The Making of an Abolitionist
#1 US/NYS History; E2b; E4a.
Objective: Students will identify events in the early
life of Frederick Douglass that may have led to his becoming
a leading Abolitionist.
Materials: Miller, William.
Frederick Douglass: The Last Day of Slavery.
Lee & Low Books, Inc. New York: 1995.
Location: M.S. 226, District 27, Queens
Grade: 7th Grade
Subject: Social Studies
Length of time: 2 class periods.
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Pre-Reading Activity: Discuss slavery and the abolitionists.
Discuss accomplishments of the adult Douglass. Ask students to look
at the book cover and describe what they see. Ask students what
they think may be the significance of the title. Ask students what
they believe this book will tell them.
Reading Activity: Read story through once without stopping,
making sure to display each illustration to the entire class. After
completing it, ask the children if they have any questions. After
answering questions and allowing time for any spontaneous discussion,
reread it, pausing throughout to ask specific questions related
to the plot. Again, remember to display the illustrations to the
children. Some suggested questions to ask the class follow:
- Ask the students to make a prediction about Douglass's mother.
- Ask why might the men and women have walked with their heads
- Detecting inconsistencies in text: Why would the overseer beat
the slaves? Does his beatings have the desired effect?
- Why would Douglass dream about going to New York?
- What is a slave breaker? Why was Douglass singled-out by this
- What kind of animals did Douglass dream he could become? Why
would he have such dreams?
- Why did Douglass have no faith in Sandy's root? What did Douglass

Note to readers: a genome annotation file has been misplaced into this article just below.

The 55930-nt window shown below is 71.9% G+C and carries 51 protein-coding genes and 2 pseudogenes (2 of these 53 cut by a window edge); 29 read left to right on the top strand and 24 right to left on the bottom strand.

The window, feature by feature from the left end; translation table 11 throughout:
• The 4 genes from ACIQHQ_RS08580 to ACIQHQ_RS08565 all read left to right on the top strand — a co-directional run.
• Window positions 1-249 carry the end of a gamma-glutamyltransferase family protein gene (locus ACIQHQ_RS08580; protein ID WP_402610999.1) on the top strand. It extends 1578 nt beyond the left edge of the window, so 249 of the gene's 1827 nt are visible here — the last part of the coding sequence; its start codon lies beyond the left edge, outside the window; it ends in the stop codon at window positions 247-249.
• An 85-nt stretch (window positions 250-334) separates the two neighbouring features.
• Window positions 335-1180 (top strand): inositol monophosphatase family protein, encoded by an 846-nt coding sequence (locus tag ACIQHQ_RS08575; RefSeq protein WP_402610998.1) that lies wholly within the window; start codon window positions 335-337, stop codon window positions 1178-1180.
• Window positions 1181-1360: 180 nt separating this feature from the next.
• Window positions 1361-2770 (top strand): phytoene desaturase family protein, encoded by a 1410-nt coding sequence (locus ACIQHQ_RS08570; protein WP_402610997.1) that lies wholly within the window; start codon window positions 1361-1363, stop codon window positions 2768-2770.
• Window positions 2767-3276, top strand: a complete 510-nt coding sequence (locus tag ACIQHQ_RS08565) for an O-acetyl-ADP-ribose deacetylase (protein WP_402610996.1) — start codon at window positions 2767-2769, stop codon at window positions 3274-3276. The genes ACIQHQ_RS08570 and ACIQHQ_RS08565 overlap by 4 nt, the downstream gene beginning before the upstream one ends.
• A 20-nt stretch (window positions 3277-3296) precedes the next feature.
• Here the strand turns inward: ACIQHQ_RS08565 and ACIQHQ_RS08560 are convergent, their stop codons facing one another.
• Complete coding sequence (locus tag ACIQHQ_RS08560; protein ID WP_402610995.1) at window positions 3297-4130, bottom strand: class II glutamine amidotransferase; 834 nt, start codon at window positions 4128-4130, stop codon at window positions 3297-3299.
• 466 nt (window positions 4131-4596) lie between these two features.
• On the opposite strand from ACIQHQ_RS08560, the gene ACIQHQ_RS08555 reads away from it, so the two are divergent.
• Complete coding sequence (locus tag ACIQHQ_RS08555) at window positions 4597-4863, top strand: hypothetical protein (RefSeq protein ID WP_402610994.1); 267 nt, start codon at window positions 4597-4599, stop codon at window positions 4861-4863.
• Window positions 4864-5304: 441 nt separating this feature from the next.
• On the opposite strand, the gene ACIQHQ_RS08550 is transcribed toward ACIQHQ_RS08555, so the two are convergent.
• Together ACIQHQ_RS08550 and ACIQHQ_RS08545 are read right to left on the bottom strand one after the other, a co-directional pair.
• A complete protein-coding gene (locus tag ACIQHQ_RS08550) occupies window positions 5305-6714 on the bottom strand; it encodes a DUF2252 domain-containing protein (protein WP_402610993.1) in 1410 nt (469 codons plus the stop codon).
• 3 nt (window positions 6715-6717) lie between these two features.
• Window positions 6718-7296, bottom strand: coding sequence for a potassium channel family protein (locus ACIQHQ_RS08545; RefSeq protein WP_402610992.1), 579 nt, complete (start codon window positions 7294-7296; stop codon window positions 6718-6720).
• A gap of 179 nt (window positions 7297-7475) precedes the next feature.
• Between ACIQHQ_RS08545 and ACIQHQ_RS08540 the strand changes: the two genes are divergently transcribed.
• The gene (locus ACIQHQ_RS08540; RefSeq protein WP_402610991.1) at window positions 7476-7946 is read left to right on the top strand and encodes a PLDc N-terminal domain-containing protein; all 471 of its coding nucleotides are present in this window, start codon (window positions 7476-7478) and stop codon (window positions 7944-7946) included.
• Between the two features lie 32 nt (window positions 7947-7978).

- Discuss the meaning of the last line of the book.
The edition of the book that I use has no page numbers; however, if
you choose to use some of the above questions, where in the reading
to ask them is obvious from the text. Again, answer any questions
that the children may have, and allow for any discussion.
Follow-up: Arrange students into cooperative learning groups.
Each group will then make a flow chart that covers the major plot
points of the story. Have the class discuss their group flow charts,
and together create a class flow chart on the blackboard. For homework,
have the students choose two incidents from the story that they feel
to be the most influential on the life of young Douglass and write
a short essay detailing these events as well as create an illustration
that depicts one of their two chosen incidents.
Evaluation: The students' understanding and internalization
of the story can be evaluated by three methods: by noting their answers
during the reading of the story; by the thoroughness of their cooperative
group flow chart; and, their ability to write an essay and create
an illustration utilizing the class flow chart.
1 - Good essay format (introduction, body, conclusion); no grammar/spelling
mistakes; has a
2 - Essay format incomplete; some grammar/spelling mistakes; weak
3 - Not written in essay form; many grammar/spelling mistakes; no
The idea for using picture books came from a fellow teacher in
a beginning reading class that I attended last year. So, at the end
of last semester, I worked up this lesson plan. This year I used it
this year with my 7th graders, and it went better than I had hoped.
During my first class, the moment I told them that I was going to
read them a story, they all got up, pushed their desks to the side
of the room and sat on the floor (I forget sometimes that they are
only 12 years-old). I left the desks to the side for all four classes
until the end of the second reading and discussion. The kids loved
it. I believe this was far and away their favorite lesson so far this
year. And, they now know who Frederic Douglass and the abolitionists